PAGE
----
Charles I (1625-49) turner, coinage of 1642, 1644, 1648 and 1650.

Worth two pence Scot, this coin offers an example of copper coinage struck during the reign of Charles I.

The design bears a crowned C R, for King Charles, on the obverse. The reverse consists of a thistle in inner circle.

The Latin inscription is at legend on both sides, with the obverse reading CAR. DG. SCOT. ANG. FRA. ET. HIB. R. This translates as: Charles by the grace of God King of Scotland, England, France and Ireland. On the reverse is the Latin inscription, NEMO ME IMPVNE LACESSET, which means 'no-one shall hurt me with impunity'.

During the Civil Wars years, 1642-60, copper turners were the only coins milled in Scotland. At this time, both the names turner and bodle were in use to indicate a two penny piece. The former is thought to be derived from the French 'tournois'; while the latter is possibly after the Earl of Bothwell. Charles became King in 1625 but his Scottish coronation did not take place until 1633. His reign culminated in civil war and his execution.

Smailholm Tower

Smailholm’s 20m-tall tower house, its walls 2.5m deep, dominates a rocky craig. The Pringles, who built this border stronghold in the first half of the 1400s, were a prominent local family.

As the laird’s residence, the tower housed:

  • cellars on the ground floor
  • a great hall on the first floor
  • a bedchamber on the second floor
  • further chambers at the top

Views from the battlements are impressive: on a good day, you can see mighty Bamburgh Castle, 33 miles away in Northumberland.

The ruined foundations of an outer hall and kitchen block lie in the shadow of the tower. A stout defensive wall encloses the barmkin (courtyard).

Border families and reivers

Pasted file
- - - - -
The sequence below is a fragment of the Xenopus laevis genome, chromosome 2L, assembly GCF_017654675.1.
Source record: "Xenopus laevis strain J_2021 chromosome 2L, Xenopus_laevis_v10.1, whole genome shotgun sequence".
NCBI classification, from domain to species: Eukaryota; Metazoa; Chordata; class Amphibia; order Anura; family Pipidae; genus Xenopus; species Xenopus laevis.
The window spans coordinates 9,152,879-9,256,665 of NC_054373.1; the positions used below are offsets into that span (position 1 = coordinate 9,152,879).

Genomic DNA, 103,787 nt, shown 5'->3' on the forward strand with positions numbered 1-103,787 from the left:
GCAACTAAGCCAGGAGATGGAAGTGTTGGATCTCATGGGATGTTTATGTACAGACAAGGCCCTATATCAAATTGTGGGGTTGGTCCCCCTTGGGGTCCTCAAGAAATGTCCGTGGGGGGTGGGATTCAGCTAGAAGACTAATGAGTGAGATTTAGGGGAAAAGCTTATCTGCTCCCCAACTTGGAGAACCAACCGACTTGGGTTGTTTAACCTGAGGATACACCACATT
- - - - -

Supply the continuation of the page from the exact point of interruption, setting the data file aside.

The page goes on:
As squires of the powerful earls of Douglas, the Pringles had the role of warden of the Ettrick Forest – a profitable position. But like everyone else either side of the border, they suffered at the hands of the reivers (cattle raiders).

During two raids in 1544, Northumberland reivers got away with more than 700 cattle and 100 horses. This may have prompted the family to relocate in the later 1500s to Galashiels (their burial vault was in Melrose Abbey).

In 1645, the Scotts of Harden, near Hawick, bought the tower and estate. They already had a fine house, so they leased Smailholm to a kinsman, Walter ‘Beardie’ Scott – better known as Sir Walter Scott’s great-grandfather.

Smailholm and Sir Walter Scott

Walter Scott was born in Edinburgh in 1771, but was sent by his parents to Smailholm as a sickly infant for the good of his health.

Scott was 18 months old when he came to Sandyknowe Farmhouse, the dwelling that replaced Smailholm as the Scott family home. There his grandmother and aunt told him tales of the border countryside.

In his old age, Scott described the powerful effect on his imagination of these border ballads and the sight of his ancestors’ ancient tower, “standing stark and upright like a warden”.

In 1802, Scott published his much acclaimed Minstrelsy of the Scottish Border. He paid an emotional visit to Smailholm shortly before his death in 1832.

Find out more about Smailholm Tower

Details

Date Made
1642-1650
Dimensions
dia 19mm (dia 3/4")
Property Information
Smailholm Tower
Object Number
SML120
Access Status
Storage

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